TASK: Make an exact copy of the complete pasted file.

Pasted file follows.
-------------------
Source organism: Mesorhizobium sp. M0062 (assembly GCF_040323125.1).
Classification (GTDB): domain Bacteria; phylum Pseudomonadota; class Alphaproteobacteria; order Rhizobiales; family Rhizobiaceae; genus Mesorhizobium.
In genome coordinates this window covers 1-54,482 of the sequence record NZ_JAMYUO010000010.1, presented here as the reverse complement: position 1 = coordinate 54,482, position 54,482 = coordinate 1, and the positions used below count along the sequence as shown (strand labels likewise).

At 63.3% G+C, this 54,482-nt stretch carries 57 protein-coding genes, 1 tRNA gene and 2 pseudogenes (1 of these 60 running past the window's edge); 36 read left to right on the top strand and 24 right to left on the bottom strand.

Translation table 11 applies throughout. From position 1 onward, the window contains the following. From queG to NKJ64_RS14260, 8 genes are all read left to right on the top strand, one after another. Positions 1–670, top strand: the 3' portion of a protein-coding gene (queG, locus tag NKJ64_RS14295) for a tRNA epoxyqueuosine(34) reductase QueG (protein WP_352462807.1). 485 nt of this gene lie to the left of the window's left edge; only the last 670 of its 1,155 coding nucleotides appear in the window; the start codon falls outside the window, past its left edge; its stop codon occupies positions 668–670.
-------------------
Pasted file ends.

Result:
Source organism: Mesorhizobium sp. M0062 (assembly GCF_040323125.1).
Classification (GTDB): domain Bacteria; phylum Pseudomonadota; class Alphaproteobacteria; order Rhizobiales; family Rhizobiaceae; genus Mesorhizobium.
In genome coordinates this window covers 1-54,482 of the sequence record NZ_JAMYUO010000010.1, presented here as the reverse complement: position 1 = coordinate 54,482, position 54,482 = coordinate 1, and the positions used below count along the sequence as shown (strand labels likewise).

At 63.3% G+C, this 54,482-nt stretch carries 57 protein-coding genes, 1 tRNA gene and 2 pseudogenes (1 of these 60 running past the window's edge); 36 read left to right on the top strand and 24 right to left on the bottom strand.

Translation table 11 applies throughout. From position 1 onward, the window contains the following. From queG to NKJ64_RS14260, 8 genes are all read left to right on the top strand, one after another. Positions 1–670, top strand: the 3' portion of a protein-coding gene (queG, locus tag NKJ64_RS14295) for a tRNA epoxyqueuosine(34) reductase QueG (protein WP_352462807.1). 485 nt of this gene lie to the left of the window's left edge; only the last 670 of its 1,155 coding nucleotides appear in the window; the start codon falls outside the window, past its left edge; its stop codon occupies positions 668–670.